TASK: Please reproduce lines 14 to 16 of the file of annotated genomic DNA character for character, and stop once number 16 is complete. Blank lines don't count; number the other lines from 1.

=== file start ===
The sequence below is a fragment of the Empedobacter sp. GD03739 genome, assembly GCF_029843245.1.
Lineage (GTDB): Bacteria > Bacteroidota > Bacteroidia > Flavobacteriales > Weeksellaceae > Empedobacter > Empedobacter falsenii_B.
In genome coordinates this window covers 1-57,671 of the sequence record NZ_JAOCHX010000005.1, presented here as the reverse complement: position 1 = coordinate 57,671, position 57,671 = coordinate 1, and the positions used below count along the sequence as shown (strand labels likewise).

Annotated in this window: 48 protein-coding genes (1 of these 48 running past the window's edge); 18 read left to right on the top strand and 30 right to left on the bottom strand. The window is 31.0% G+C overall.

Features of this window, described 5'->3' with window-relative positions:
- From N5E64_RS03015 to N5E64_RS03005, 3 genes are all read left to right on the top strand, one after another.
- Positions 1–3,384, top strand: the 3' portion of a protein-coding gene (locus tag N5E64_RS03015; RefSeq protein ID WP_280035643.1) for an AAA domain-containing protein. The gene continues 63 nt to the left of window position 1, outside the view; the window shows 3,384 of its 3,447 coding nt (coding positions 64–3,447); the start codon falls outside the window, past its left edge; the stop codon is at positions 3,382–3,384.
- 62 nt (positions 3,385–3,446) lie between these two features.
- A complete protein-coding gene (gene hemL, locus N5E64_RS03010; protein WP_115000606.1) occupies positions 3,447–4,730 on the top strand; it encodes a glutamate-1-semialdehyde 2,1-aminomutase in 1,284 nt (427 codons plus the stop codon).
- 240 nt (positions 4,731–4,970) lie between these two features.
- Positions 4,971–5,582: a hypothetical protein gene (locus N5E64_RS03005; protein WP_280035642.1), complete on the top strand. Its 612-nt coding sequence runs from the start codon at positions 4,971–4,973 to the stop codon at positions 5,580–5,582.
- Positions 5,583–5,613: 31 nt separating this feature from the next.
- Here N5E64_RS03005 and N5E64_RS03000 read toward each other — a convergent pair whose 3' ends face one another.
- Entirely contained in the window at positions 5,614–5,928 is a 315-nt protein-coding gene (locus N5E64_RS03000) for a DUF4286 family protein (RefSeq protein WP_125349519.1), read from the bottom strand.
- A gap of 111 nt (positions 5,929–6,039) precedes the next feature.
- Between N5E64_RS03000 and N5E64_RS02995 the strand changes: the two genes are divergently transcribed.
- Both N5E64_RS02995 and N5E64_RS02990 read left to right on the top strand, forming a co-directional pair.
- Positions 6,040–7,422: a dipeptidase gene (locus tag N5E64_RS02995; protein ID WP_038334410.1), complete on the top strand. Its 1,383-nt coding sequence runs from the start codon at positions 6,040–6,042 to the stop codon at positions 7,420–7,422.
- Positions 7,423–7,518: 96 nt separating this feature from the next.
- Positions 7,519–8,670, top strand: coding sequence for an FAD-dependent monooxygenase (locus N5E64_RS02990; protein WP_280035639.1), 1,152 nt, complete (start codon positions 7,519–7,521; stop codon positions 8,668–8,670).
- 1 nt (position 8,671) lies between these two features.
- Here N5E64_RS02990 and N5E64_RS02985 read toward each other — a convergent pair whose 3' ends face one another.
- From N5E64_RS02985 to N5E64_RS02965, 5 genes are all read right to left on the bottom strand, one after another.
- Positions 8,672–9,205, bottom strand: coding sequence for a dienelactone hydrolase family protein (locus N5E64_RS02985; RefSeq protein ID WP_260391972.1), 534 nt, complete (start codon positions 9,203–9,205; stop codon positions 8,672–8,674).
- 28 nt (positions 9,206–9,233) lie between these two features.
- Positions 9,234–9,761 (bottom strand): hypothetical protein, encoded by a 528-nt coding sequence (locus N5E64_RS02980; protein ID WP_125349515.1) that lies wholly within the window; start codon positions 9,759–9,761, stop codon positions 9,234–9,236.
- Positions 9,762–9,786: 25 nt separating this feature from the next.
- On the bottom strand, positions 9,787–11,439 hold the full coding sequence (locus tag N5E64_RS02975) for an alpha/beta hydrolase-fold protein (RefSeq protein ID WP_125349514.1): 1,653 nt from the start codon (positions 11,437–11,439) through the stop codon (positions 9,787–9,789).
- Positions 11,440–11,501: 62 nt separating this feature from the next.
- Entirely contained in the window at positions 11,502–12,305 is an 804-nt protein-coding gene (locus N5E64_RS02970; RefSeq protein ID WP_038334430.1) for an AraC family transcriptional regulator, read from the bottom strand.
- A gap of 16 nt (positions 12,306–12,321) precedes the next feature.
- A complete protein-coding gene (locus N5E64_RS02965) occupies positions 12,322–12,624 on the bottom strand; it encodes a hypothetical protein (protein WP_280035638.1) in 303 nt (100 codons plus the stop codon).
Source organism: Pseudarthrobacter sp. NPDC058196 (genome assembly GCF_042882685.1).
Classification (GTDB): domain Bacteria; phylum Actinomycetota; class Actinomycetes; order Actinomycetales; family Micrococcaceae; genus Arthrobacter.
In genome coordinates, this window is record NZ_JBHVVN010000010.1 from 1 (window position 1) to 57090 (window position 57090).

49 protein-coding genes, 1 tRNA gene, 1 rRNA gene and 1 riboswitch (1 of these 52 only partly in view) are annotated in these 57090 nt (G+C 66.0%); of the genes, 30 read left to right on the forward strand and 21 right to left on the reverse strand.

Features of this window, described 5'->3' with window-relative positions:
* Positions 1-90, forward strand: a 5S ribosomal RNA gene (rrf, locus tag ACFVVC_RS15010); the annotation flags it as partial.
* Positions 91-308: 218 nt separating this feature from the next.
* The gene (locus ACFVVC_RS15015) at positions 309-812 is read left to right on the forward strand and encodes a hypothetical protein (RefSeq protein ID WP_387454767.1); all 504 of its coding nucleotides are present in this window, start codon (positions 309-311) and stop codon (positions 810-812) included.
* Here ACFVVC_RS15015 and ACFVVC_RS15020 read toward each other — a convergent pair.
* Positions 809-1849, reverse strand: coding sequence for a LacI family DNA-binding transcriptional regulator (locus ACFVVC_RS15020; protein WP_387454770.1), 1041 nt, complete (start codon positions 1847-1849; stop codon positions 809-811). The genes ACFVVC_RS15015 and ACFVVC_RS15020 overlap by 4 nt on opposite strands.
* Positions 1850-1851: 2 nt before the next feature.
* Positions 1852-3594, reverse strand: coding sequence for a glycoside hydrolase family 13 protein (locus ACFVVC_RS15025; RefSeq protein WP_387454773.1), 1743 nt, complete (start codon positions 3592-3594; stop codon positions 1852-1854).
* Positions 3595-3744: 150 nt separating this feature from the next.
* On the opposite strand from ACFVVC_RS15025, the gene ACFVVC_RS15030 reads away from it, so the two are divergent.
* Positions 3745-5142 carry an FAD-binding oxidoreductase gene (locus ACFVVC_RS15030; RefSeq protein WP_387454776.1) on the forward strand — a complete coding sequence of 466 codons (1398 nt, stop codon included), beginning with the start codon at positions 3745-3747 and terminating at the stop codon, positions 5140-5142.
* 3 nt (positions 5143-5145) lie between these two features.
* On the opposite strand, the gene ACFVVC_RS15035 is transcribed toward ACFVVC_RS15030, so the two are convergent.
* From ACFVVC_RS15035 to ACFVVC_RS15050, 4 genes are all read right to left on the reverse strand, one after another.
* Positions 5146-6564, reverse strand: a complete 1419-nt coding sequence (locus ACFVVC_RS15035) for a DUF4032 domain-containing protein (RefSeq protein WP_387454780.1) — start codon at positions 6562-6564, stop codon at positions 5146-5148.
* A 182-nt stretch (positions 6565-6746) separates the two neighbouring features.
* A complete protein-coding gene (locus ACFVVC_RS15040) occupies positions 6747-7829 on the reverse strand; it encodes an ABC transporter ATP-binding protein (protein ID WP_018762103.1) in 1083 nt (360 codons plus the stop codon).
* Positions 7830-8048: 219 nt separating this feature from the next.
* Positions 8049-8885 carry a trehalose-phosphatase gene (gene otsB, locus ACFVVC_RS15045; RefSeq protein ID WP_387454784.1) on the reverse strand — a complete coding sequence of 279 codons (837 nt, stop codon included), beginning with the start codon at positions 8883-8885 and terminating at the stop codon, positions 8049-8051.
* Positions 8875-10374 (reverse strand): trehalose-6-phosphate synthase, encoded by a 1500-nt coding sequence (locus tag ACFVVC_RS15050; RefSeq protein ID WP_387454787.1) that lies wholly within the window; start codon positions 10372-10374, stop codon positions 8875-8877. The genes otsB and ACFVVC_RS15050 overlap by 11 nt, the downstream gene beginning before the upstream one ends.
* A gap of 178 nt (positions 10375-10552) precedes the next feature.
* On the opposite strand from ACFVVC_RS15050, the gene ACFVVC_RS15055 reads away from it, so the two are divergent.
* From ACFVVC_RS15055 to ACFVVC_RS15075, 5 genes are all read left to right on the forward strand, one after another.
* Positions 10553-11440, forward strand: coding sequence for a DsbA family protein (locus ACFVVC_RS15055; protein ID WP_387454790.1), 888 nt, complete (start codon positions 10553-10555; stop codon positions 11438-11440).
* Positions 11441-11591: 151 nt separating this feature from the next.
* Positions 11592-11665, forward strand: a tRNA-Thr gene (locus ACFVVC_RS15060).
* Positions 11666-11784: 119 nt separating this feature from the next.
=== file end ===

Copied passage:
- Entirely contained in the window at positions 5,614–5,928 is a 315-nt protein-coding gene (locus N5E64_RS03000) for a DUF4286 family protein (RefSeq protein WP_125349519.1), read from the bottom strand.
- A gap of 111 nt (positions 5,929–6,039) precedes the next feature.
- Between N5E64_RS03000 and N5E64_RS02995 the strand changes: the two genes are divergently transcribed.